Monday, 25 August 2014 00:00

Sync Summit Music Supervisor Series Pt 1: Daryl Berg

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We are happy to announce that we’re partnering with the talented folks at Sync Summit to participate in this year’s Sync Summit Hollywood. Sync Summit markets itself as “the world premiere music + media market” and hosts events in several popular locales across the globe focusing on music licensing, clearances, and all things sync related.

Some of this year’s speakers include executives from Warner, Sony, The Hit House, MGM, and many more. The agenda is slam-packed with panel discussions leaving plenty of time for networking breaks.

As such, we’re also partnering with the Summit to bring you exclusive interviews with some of this year’s key speakers starting with music supervisor, Daryl Berg.

Daryl is the founder of music service organization Sound Canyon, a company that offers music supervision & licensing, publishing, creative development and composition. Berg has worked on television shows like “Masterchef" and “The Biggest Loser,” and spent time as a business development director for EMI, along with many other impressive accomplishments.

We spoke with him about his favorite sync moments, the licensing biz, Sync Summit and more! See his responses below.

I discovered I wanted to be a music supervisor…

After getting laid off from major label, like so many people at the time, a friend of mine knew about my love of music and my licensing/creative experience and asked me to work with him for a bit.  It wasn’t something I pursued specifically, but after the downfall of the digital music industry in the early 2000s, I wanted to try anything to keep my career in music alive. We started off pitching music, taking small supervision gigs, and eventually that blossomed into an in house network gig.

Daryl BergOne of my favorite music supervision moments ever is…

Basquiat - Public Image Ltd - Public Image, Ltd.  This song just BLOWS you off your seat and prepares you both lyrically and stylistically for the bombastic nature of what Basquiat went through in the NY art scene in the 80s.  An incredible film music moment.

One of my favorite music supervision moments from a project I worked on is… too many to name.  I used to license a lot of indie music in bulk, so somewhere in there are a lot of bands that no one ever heard of back then, but everyone’s heard of today.  I’d like to say it was because I was so ahead of the curve, but in true form follows function way, more likely it was because those bands and labels were simply willing to license the music to me for low fees.

The thing about music supervision that will never change is…

Budget, budget, budget.  Always make sure you know your budget before sending any music along, otherwise you’re going to end up making promises to your producers that your wallet can’t keep.

The thing about music supervision that’s changing fastest is…

Diversification in the hats a supervisor wears.  These days, with the competition in the industry, it’s hard to just be a music supervisor and have a flourishing career.  So many I know are becoming publishers, working with composers on their own, starting labels, etc.  You can’t just know about just putting music to picture any more and expect to have this long lasting, financially stable career.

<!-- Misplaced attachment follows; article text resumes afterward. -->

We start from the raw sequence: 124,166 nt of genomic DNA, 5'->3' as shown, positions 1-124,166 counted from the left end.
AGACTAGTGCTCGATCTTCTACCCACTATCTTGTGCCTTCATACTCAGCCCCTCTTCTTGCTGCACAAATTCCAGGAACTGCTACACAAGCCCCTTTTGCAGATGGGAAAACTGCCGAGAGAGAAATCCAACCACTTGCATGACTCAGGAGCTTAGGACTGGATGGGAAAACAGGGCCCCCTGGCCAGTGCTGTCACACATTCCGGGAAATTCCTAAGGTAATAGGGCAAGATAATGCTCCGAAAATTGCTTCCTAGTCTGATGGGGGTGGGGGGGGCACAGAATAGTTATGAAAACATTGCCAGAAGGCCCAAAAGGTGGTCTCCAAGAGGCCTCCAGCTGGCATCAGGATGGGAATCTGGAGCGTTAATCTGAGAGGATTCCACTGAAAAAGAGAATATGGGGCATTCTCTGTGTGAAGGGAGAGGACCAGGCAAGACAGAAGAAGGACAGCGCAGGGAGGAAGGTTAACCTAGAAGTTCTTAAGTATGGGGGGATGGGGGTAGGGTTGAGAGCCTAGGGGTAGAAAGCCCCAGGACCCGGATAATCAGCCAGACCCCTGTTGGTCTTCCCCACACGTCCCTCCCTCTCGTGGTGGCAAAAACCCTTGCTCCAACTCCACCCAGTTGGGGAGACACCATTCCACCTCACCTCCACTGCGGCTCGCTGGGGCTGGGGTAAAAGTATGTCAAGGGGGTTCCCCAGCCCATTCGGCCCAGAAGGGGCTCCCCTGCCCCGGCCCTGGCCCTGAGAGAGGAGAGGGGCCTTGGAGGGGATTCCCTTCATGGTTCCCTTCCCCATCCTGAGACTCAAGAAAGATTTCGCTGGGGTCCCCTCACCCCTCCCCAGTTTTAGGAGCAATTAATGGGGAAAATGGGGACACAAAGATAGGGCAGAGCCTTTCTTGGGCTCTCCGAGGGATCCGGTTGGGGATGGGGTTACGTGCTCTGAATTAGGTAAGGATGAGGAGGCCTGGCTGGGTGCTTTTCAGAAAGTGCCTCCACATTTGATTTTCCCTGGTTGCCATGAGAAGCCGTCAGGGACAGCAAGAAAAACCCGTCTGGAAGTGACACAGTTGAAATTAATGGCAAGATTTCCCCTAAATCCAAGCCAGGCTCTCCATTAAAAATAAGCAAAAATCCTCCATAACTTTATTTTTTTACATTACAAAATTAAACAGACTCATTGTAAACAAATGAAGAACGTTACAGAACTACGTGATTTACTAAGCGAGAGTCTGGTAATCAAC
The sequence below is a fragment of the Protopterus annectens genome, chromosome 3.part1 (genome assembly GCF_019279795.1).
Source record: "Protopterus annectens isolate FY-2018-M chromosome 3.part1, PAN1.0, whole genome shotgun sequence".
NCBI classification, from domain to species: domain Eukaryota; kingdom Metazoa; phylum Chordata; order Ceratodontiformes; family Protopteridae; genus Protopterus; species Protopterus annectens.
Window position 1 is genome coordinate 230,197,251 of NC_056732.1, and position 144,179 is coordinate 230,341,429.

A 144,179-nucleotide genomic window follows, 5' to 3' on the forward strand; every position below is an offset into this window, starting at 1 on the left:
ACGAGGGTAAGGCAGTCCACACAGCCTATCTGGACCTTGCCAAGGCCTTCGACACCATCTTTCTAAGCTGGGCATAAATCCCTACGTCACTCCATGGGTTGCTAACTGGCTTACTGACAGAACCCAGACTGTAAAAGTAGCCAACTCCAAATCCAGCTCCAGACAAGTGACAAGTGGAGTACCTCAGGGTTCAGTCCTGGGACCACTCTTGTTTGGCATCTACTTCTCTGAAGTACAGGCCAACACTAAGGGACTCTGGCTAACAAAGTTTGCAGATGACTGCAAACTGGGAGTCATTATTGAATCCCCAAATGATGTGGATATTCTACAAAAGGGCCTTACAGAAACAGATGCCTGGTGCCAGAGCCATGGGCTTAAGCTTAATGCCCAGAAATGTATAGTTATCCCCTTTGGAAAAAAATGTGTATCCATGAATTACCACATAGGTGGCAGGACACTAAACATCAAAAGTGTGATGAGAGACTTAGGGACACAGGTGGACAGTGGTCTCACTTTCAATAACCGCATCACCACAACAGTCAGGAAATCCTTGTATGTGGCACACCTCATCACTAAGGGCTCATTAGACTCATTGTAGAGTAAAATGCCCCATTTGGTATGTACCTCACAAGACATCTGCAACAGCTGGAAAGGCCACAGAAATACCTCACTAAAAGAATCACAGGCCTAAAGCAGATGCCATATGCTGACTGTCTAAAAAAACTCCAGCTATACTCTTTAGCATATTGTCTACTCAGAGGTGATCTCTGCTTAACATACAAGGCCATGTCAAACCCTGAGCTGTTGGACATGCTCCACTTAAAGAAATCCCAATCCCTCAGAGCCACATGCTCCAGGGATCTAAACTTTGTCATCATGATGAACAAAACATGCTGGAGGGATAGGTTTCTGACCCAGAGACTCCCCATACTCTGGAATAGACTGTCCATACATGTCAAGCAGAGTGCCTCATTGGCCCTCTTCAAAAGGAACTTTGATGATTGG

One thing I hope I can express to audiences at Sync Summit is…

It's not about your taste in music, or identifying the next big thing before anyone else.  It’s about knowing how to translate what musical emotions your producer/director are trying to reveal to the audience.

The next artist I want to sync up is…

I want to lead the next wave in making Norwegian Black Metal the new Coldplay.  Ok, I kid, I kid, but seriously, I don’t listen to a great band and think, wow, they’d be good for a sync.  It’s probably counterintuitive to what I do, but I tend to keep a warehouse of music in my head and then when the time comes, if it works, terrific.  However, bands that I currently am really enjoying that I hope to find a place for? Joyce Manor, Strand of Oaks are both great. The new King Tuff is one of the best rock records i’ve heard in a long time too.

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Music Supervision 2: The Complete Guide to Selecting Music for Movies, TV, Games, & New Media

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The newly revised, definitive book on music supervision, which guides you through real-world scenarios and legal landmines, explores sound design, and profiles key players.

Music supervision, or matching music to all the different mediums from films to ring tones, is one of the fastest-growing careers in the music industry, but finding the winning song for a national ad campaign or compiling a platinum movie soundtrack takes more than just good taste. Music supervision today requires serious multi-tasking and the ability to navigate licensing, relationships, and cultural trends with ease. This book guides you through real scenarios and legal landmines you might encounter; it explores sound design and profiles key players with insightful interviews, while providing project form templates that will save time for seasoned music supervisors.

This is the only guide to the career of music supervision and is ideal for the music student, musician, industry executive and of course, for those who want to break into the field of music supervision. Authors David Weiss, Ramsay Adams and David Hnatiuk are all renowned figures in the procurement and supervision of music and they apply their combined knowledge and experience to give the best possible advice and tell you how to get the job!